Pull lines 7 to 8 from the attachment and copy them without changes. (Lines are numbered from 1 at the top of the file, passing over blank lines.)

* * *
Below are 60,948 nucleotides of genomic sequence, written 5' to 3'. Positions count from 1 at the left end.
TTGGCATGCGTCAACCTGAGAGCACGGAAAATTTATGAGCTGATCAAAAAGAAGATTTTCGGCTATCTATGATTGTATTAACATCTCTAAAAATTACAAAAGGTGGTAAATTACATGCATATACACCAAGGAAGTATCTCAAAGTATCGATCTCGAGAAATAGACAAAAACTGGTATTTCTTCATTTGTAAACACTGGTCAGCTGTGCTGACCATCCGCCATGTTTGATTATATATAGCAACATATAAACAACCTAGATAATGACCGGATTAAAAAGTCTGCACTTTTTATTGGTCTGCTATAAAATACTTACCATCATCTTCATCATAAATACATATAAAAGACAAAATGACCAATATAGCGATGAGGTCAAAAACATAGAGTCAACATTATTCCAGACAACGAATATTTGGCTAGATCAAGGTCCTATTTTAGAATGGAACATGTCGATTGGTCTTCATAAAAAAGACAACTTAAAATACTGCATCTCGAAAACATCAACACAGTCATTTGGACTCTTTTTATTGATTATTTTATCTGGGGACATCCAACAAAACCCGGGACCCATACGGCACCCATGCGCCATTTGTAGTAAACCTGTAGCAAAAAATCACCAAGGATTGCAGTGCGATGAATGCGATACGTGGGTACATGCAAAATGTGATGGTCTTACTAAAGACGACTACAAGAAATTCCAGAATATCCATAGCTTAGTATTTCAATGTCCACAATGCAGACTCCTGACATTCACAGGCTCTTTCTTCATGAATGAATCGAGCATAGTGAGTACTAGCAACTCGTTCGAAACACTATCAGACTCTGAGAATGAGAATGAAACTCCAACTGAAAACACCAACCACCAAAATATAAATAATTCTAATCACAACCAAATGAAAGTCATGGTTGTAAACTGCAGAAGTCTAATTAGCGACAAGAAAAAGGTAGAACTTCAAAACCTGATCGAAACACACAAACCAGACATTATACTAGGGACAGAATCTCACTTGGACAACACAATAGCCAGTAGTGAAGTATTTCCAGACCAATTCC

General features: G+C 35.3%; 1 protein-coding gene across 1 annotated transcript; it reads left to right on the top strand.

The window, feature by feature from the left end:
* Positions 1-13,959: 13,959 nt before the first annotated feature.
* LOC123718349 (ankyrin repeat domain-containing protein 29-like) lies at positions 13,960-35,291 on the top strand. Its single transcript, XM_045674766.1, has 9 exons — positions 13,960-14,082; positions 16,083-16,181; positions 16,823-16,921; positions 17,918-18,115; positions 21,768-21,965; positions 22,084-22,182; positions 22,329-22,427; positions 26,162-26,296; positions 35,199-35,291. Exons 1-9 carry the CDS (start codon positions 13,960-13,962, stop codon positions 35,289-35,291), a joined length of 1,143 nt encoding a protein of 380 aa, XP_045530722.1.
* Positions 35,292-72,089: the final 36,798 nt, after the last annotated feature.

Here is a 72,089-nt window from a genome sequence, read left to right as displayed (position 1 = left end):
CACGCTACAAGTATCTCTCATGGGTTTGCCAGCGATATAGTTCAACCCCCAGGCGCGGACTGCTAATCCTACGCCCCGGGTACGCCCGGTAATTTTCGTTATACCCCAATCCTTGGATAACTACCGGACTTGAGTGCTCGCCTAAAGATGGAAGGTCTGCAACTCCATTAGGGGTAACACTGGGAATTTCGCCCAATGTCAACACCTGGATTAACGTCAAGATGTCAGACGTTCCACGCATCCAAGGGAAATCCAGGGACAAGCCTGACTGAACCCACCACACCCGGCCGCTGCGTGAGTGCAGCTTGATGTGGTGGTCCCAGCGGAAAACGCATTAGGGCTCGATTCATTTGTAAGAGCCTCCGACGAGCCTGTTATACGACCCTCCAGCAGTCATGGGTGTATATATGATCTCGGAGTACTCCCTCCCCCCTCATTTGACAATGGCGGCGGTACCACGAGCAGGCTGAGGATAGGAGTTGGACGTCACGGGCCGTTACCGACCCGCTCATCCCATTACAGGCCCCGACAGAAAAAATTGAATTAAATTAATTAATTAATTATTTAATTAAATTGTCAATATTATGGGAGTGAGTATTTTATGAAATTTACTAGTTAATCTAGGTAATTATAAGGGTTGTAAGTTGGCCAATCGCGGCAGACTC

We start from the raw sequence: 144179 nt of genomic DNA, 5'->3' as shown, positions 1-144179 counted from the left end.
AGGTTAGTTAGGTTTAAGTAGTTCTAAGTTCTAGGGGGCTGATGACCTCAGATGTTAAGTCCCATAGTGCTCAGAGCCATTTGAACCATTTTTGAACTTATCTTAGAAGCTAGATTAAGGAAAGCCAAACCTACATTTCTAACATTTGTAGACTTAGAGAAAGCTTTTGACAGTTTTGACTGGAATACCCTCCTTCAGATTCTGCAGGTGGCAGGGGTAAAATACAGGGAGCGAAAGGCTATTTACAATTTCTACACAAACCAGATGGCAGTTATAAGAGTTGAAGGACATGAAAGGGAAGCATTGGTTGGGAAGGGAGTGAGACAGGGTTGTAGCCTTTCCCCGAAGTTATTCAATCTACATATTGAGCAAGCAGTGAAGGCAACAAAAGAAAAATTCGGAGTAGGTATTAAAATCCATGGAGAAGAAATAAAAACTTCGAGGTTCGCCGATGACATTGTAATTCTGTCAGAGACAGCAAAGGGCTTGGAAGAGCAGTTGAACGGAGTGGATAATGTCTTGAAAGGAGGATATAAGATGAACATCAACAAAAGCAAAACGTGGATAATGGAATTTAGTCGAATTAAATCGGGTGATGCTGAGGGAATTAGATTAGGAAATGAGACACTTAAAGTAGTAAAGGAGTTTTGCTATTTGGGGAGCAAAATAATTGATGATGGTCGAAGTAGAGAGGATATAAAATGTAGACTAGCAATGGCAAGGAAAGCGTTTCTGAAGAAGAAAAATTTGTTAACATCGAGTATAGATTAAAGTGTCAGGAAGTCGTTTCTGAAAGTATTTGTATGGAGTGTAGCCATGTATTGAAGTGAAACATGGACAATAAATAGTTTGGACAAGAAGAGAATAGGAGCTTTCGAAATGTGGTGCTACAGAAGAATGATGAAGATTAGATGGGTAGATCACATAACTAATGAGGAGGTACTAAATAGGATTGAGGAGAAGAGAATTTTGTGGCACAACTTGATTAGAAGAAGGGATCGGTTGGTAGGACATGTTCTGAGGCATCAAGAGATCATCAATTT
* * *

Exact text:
* Positions 35,292-72,089: the final 36,798 nt, after the last annotated feature.

Here is a 72,089-nt window from a genome sequence, read left to right as displayed (position 1 = left end):